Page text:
Computer-generated VR can either react to the actions of users or arrive in the form of fully pre-rendered content. More advanced computer-generated VR applications can render in real-time based on the decisions that a user makes via the use of a games engine. 

Furthermore, 360° video and computer-generated VR doesn’t have to be mutually exclusive. Hybrid images that combine video content and computer-generated renderings can work well in creating adaptive and immersive experiences for users. 

This hybrid form of different VR applications is particularly popular in cinema, with CGI effects working to create a deeper level of immersion in film. Despite scepticism surrounding the role of 360° video in VR, when it’s combined with computer-generated renderings, it can offer plenty of potential to the world of VR as a whole. 

The Role of Augmented Reality in Retail and Beyond

We’ve looked at the various applications of VR in terms of aiding the real estate industry with virtual viewings, but retail is primarily the domain of augmented reality. 

Whether you want to see what a new sofa would look like in your living room with IKEA Place, or you fancy checking what a new coat you’ve seen online would look like to wear, AR helps you to virtually try on clothes and check out how furniture would look in your home by overlaying digital renderings on top of real-world landscapes.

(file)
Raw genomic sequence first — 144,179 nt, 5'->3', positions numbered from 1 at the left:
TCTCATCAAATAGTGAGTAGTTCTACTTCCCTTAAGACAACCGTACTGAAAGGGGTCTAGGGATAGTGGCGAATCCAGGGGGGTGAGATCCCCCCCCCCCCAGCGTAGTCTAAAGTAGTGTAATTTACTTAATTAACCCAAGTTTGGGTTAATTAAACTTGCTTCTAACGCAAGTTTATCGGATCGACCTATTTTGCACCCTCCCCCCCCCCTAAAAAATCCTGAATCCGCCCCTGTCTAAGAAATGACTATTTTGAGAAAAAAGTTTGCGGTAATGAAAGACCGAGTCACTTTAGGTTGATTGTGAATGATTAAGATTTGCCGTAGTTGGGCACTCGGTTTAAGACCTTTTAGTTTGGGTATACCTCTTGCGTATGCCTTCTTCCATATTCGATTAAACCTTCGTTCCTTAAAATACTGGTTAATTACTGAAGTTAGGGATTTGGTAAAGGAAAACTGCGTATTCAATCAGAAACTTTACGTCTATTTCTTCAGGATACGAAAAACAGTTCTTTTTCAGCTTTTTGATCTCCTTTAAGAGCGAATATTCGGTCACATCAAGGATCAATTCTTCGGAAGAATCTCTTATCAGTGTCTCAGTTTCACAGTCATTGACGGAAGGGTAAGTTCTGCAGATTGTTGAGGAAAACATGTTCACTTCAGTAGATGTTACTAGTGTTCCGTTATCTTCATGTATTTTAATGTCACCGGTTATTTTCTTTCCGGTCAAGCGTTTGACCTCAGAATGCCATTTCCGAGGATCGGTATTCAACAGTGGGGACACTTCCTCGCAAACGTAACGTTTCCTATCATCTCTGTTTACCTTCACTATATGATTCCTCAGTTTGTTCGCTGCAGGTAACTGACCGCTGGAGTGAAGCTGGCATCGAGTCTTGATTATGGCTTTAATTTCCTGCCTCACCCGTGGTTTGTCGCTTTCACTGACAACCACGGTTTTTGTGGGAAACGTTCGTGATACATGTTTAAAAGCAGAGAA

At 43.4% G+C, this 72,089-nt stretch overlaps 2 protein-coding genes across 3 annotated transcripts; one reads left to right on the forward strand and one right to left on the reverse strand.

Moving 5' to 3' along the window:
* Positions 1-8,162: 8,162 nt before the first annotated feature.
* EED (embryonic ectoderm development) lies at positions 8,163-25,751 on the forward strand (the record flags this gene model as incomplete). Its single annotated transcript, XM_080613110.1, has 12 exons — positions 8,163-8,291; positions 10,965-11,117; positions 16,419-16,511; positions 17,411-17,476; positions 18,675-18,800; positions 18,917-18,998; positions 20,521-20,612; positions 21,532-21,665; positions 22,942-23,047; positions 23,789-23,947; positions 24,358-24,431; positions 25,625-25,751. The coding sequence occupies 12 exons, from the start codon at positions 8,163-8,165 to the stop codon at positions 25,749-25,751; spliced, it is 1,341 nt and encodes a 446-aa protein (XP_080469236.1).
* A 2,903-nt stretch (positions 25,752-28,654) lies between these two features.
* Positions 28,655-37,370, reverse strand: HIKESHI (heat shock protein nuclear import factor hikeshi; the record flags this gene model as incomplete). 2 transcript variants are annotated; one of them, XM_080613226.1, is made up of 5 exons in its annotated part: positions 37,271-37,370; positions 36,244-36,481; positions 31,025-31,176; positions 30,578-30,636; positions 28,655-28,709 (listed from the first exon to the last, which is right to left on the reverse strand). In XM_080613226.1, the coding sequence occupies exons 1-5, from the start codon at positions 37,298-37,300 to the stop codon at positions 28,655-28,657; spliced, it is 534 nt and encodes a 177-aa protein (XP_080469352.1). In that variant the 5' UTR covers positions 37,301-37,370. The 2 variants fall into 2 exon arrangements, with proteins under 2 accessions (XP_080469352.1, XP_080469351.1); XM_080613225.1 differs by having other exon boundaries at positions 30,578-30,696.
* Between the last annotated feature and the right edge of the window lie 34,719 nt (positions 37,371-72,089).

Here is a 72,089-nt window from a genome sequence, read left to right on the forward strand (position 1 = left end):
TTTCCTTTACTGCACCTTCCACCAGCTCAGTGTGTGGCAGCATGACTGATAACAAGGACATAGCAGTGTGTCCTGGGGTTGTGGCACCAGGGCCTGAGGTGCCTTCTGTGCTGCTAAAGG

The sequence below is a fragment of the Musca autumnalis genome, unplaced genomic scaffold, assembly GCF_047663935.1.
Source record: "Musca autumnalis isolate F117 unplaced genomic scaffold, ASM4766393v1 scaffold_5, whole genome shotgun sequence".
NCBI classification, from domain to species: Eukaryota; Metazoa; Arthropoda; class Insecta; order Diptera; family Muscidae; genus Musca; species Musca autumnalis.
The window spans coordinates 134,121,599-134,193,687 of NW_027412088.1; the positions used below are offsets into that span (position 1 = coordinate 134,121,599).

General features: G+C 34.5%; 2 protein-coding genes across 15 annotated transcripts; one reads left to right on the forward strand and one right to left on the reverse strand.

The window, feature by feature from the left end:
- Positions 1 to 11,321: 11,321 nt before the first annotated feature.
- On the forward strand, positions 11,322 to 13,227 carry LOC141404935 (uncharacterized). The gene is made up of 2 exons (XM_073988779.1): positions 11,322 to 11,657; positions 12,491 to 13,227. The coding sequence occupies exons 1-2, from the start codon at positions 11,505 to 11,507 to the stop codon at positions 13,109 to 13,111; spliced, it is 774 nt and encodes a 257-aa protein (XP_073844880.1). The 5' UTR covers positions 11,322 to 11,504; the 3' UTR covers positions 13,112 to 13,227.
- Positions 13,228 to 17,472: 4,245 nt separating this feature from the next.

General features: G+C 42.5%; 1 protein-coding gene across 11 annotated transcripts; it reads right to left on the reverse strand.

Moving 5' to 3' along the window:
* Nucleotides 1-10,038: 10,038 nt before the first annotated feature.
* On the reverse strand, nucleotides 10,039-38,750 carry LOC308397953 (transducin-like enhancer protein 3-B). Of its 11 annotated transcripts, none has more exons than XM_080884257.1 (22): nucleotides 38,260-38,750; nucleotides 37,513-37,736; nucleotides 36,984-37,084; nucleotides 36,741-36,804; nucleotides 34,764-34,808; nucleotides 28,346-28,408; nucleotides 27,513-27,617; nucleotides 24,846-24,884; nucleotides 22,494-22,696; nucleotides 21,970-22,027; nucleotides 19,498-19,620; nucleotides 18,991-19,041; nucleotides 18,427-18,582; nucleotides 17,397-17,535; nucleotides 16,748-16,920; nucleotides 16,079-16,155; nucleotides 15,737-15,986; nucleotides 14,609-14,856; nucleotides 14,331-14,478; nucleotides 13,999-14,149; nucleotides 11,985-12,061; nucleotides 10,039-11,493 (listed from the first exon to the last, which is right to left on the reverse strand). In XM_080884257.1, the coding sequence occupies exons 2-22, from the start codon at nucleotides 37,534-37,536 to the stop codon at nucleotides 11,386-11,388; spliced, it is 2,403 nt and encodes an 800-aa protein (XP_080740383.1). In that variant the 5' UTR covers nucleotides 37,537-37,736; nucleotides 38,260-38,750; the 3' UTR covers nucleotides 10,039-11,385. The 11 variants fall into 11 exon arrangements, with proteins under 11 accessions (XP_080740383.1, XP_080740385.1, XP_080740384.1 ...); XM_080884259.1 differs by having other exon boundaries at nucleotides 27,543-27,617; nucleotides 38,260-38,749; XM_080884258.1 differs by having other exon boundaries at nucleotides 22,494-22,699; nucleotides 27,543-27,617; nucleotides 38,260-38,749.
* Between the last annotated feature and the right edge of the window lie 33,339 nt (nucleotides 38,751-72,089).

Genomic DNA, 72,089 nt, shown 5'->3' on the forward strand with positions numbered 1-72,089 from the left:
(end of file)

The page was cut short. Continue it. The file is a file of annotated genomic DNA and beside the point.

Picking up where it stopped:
Forecast VR/AR

(Image: The APP Solutions)

Both the AR and VR market size in retail are forecast to grow to three times its original size by 2025 – and as the graph above shows, it’s not the only industry that will be affected. 

The brilliance of AR is that it allows users to effectively run annotations on real-world scenes with additional layers of data. The potential uses for this are too vast to list out, but museums around the world are starting to utilise AR as a learning experience for visitors, where smartphone cameras can overlay information about exhibits and artefacts via dedicated apps. In the world of engineering and healthcare – two industries that are set to see AR and VR heavily influence in the coming years – instructions for complex machinery or surgeries can be overlaid onto the field of vision for engineers and surgeons respectively to improve accuracy and efficiency.